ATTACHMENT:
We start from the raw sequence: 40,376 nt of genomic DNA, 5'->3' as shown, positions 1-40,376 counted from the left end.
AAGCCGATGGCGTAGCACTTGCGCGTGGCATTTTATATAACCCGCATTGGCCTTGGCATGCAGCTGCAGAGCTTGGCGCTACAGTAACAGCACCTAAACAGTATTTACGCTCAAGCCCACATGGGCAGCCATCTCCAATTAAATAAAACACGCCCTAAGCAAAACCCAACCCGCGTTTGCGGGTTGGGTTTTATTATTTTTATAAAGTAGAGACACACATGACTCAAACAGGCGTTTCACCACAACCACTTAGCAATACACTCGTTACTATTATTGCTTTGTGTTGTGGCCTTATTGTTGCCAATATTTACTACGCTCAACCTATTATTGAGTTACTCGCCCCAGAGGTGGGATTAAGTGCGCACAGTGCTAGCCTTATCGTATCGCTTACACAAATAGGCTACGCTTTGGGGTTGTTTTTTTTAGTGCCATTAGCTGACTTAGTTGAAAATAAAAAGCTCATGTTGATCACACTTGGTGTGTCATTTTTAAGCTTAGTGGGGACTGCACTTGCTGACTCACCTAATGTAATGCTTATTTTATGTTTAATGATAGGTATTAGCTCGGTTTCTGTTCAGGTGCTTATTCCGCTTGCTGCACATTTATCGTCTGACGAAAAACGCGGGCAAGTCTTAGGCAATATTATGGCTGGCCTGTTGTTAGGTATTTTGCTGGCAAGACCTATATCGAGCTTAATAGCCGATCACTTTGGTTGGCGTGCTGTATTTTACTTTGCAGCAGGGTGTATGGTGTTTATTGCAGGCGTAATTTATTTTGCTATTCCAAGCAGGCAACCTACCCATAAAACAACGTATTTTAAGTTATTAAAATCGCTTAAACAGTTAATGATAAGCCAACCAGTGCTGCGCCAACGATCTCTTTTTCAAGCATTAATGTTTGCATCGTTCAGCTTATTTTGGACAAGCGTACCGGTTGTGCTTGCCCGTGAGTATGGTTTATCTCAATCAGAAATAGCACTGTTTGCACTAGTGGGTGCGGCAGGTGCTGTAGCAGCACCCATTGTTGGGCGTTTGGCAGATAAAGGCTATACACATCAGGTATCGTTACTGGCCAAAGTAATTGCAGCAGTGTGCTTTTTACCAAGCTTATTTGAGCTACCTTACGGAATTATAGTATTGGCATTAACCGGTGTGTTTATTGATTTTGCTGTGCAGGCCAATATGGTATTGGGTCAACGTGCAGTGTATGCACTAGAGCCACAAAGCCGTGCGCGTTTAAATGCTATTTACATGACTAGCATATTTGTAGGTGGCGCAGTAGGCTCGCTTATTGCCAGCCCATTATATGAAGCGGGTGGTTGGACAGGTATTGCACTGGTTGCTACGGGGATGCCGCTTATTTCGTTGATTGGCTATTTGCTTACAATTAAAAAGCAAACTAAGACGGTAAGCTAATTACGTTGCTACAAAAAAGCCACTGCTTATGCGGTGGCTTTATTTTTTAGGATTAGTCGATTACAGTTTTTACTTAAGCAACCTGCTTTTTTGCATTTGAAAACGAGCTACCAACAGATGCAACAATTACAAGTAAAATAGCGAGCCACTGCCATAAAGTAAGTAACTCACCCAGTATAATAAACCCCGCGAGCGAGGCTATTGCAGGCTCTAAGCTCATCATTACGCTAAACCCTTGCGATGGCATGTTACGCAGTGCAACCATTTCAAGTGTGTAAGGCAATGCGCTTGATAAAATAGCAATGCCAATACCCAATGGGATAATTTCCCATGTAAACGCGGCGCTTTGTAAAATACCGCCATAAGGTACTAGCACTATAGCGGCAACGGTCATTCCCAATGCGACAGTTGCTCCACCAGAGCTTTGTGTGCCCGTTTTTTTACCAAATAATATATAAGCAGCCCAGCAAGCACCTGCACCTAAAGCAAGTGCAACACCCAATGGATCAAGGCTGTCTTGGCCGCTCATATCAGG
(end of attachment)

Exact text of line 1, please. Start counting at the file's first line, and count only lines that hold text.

We start from the raw sequence: 40,376 nt of genomic DNA, 5'->3' as shown, positions 1-40,376 counted from the left end.